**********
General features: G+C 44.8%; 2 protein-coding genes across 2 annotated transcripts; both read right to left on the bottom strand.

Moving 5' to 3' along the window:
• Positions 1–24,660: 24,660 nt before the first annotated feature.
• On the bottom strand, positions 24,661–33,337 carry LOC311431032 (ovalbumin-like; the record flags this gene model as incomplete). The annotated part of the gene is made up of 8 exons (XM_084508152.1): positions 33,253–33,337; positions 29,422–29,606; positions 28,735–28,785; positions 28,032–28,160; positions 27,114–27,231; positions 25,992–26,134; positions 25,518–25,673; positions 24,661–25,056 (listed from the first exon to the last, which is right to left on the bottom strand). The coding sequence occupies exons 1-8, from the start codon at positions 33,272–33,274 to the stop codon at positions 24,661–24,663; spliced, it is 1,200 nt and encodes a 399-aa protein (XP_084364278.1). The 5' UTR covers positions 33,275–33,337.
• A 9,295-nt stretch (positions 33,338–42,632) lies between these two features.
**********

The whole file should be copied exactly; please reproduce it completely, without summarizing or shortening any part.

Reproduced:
General features: G+C 44.8%; 2 protein-coding genes across 2 annotated transcripts; both read right to left on the bottom strand.

Moving 5' to 3' along the window:
• Positions 1–24,660: 24,660 nt before the first annotated feature.
• On the bottom strand, positions 24,661–33,337 carry LOC311431032 (ovalbumin-like; the record flags this gene model as incomplete). The annotated part of the gene is made up of 8 exons (XM_084508152.1): positions 33,253–33,337; positions 29,422–29,606; positions 28,735–28,785; positions 28,032–28,160; positions 27,114–27,231; positions 25,992–26,134; positions 25,518–25,673; positions 24,661–25,056 (listed from the first exon to the last, which is right to left on the bottom strand). The coding sequence occupies exons 1-8, from the start codon at positions 33,272–33,274 to the stop codon at positions 24,661–24,663; spliced, it is 1,200 nt and encodes a 399-aa protein (XP_084364278.1). The 5' UTR covers positions 33,275–33,337.
• A 9,295-nt stretch (positions 33,338–42,632) lies between these two features.